When she could no longer see his bloody red hide, she allowed herself a moment to breathe, and then the halfman dropped from above. She slinked away again, her feet kicking empty air, and suddenly her stomach lurched as the sound of splintering timber rounded in her ears.
She broke through the branches as she fell. The ground was strewn with leaves, but hit harder than dirt. Lifting herself carefully, she tested for body for pain, for broken bones—and was off again, her feet slapping against a flat unyielding surface. In a blur of stone and iron, she could feel the strangeness of her surroundings, the runes etched into the floor, the obelisks and massive rings, tall as trees, teasing her curiosity as she gaped for breath. Vague human shapes towered over her, faceless giants lining the path. Golems, her people called the statues; they were everywhere, even in Ilmarinen masquerading as boulders. But she’d never seen so many before, standing upright like sentinels. The place was old beyond memory—a great city from aeons ago, from before the greater moon. Every stone in every courtyard echoed with the memories of the dead. But the forest was reclaiming it. Grasses sprouted between tiles. Roots cut through walls without doors or rooftops. She had no time to wonder at these wonders, however—the halfman still wanted her for dinner and she could not hope to lose him in the open.
Turning toward a broken archway, beyond the watchful faces of stone, she flew deep into the thick of the wood, hoping to be concealed by the fan shaped leaves. She moved with the grace of a hunted treer, navigating streams and slopes and thickets as though running it a hundred times before. But the halfman was not giving up the chase. Nor was it growing distant. Any moment, her legs would give out, and he would be on top of her. Hiding had failed her and running no longer seemed the wisest course. If there was any chance to fight, it could not happen with her back to it. But there was no hope of turning. Its monstrous breathing was raising the hairs of her neck. Then the shock of its raking claws threw her off balance and she collapsed hard, repeatedly punished as she rolled across the uneven, volcanic terrain.
She could feel the heat of his growl, smell the undigested meat between its oversized molars. The halfman overshadowed her, beating its muscled breast with arms thicker than her waist. But she did not show fear. With equal ferocity she returned his gaze, with eyes of green fire, giving the monster pause. But her fists would not be enough. She frantically searched her surroundings, looking for anything she could use to do harm—a rock, a branch, anything at all. Her touch found it before the eyes could follow; it was smooth and hard and jagged, a larger fragment amid bits of glass scattered across the ground. The shard of obsidian cut into her palm as she lifted it to the moon and down again. The shimmering blade plunged between the halfman’s eye and nostril. Its howl was like needles in the ear, and she stumbled away, mesmerized by the horror of it, by the black glass jutting from its mutilated face.
You should be running.
Before she could see it happen, his meaty fingers closed about her wrist, snapping her body like a doll. Tendrils of pain shot through her shoulder. She could not hope to wrestle free, even with two good arms. The halfman roared, pounding its chest again. She winced as it flexed for the killing blow, her final thoughts of the home, of the brothers and sisters she would never see again. But the blow never came.
The halfman’s grip died away, and her arm flopped lifeless to her hip. His ape face contorted in a mix of rage and confusion, with an arrowhead jutting from its throat.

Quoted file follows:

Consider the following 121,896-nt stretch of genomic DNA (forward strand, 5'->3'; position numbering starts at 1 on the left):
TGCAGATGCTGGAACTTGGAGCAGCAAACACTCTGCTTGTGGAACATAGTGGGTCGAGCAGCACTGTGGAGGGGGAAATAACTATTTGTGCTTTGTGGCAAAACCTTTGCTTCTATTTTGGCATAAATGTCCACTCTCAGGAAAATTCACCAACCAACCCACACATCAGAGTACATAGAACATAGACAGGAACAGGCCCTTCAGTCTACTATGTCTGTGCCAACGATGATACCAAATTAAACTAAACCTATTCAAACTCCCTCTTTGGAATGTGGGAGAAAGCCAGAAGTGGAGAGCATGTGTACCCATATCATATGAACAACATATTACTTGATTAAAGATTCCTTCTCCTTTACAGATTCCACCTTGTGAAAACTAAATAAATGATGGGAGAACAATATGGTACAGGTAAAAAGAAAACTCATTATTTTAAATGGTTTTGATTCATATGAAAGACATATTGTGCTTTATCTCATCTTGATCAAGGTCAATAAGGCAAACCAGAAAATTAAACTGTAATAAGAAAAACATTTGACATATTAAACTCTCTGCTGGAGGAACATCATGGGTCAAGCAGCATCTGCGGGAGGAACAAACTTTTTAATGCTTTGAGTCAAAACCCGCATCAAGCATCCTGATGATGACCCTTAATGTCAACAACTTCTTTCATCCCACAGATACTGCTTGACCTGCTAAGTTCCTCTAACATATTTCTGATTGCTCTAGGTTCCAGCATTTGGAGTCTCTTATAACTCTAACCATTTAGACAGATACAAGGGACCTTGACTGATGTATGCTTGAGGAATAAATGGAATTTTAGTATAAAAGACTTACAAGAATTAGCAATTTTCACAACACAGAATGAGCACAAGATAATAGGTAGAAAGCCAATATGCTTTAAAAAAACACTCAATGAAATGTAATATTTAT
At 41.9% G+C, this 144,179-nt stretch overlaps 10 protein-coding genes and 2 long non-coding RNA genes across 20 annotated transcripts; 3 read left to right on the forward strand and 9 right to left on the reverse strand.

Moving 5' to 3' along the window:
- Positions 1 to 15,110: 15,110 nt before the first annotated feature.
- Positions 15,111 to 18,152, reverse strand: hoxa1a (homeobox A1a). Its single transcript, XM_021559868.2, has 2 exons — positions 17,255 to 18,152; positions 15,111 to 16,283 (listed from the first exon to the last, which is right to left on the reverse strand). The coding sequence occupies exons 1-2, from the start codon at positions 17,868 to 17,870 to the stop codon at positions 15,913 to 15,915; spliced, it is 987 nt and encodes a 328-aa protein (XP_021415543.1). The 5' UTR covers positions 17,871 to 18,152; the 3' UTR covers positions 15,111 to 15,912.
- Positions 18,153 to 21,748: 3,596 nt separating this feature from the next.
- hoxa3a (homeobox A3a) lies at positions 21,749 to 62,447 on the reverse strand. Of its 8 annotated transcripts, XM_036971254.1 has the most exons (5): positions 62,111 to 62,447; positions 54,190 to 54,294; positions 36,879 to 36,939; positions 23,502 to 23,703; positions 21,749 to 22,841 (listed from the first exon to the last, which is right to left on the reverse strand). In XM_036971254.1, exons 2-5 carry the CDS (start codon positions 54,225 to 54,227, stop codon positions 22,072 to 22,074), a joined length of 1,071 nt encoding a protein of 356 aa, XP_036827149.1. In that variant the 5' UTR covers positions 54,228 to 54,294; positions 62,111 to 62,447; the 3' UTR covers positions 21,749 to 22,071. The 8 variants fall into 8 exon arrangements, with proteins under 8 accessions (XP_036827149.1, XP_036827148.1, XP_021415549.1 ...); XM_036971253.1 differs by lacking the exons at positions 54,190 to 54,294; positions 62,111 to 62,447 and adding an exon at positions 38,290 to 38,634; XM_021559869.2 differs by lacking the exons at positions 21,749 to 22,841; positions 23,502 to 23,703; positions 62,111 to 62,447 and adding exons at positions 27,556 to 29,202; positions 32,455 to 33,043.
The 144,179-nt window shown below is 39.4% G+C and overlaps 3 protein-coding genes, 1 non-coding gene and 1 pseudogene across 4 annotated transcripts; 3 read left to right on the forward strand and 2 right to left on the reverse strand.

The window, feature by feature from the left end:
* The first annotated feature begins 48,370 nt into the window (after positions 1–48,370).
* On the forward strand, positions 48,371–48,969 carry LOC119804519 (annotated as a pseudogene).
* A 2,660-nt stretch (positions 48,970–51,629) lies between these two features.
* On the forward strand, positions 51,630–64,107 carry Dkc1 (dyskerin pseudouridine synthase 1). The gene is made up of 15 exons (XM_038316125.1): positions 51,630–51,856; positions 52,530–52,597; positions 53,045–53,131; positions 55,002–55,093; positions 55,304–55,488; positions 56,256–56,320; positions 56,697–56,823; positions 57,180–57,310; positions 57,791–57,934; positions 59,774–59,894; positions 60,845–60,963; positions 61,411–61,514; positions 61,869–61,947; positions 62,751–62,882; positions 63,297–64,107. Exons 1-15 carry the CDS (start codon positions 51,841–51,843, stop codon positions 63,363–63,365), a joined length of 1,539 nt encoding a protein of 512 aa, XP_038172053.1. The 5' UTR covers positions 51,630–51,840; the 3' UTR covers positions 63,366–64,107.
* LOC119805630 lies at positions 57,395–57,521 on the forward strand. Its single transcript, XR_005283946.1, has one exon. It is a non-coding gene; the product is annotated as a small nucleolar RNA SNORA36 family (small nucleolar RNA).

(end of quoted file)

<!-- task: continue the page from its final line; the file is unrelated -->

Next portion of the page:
She blinked through the pain at the shapes emerging from the haze, hardly recognizing them for what they were. Human bodies were supple and hairy and did not gleam in the sunlight—at least not the kind of human bodies she was familiar with.
“The rumors appear to be true, Captain Dantes,” one of the men said to the other. “Halfmen,” he added, nudging the lifeless mass of fur with his boot, “and so close to camp.”
“Aye,” said the man on the right, tilting his faceplate open, “but what of this one?” He fixed his shaggy gray brows on her, astonishment showing through his age sunken cheeks.
She was suddenly a very young girl, lost and vulnerable. Her eyes, bright as an emerald lagoon, wandered with intense curiosity over the leather and bronze of their armor, over their belts and boots and gloves, as if never having seen clothing before. But outsiders were not entirely unknown to her people. It was what had brought her so far from home.
“Why, she’s as bare as a newborn!” the older man exclaimed. “. . . It’s a wood nymph if ever I saw one!”
“Her grace kindles the heart, indeed,” the Captain replied, “but she’s just a girl, a feral child, perhaps, lost to the wood when the bogrens came to her village. And she’s hurt.”
They stared, branding her every curve to memory, but she did not know to feel shame any more than a fish can know what it means to be wet. She simply stood, still as a morning dewdrop, her right arm limp against her side.
The man called Captain pulled off his helmet. He had dark eyes and an ebony beard and was pleasing to look at, and did not seem capable of hating her, despite her parents’ warning. Her instinct was to dash into the wood, but she did not flinch as he unhinged his cloak and stepped closer, wrapping her in it. She tugged at the hem, finding the fabric richer and more finely worked than her mother’s tunic. He pulled a jeweled dagger from his belt, the finest blade she had ever seen, and with a single stroke cut a long strip from the edge of his cloak to fasten about her palm, staunching the flow of blood.
“Do you have a name?”
My name is Thelana.
“Can you speak?”
Words did not leave her mouth and she did not know why. She understood most of what was spoken to her. It was a dialect similar to the one used by Aola, the outsider who taught her the ways of the bow. But it’d been so long since speaking with anyone. Perhaps she’d forgotten how.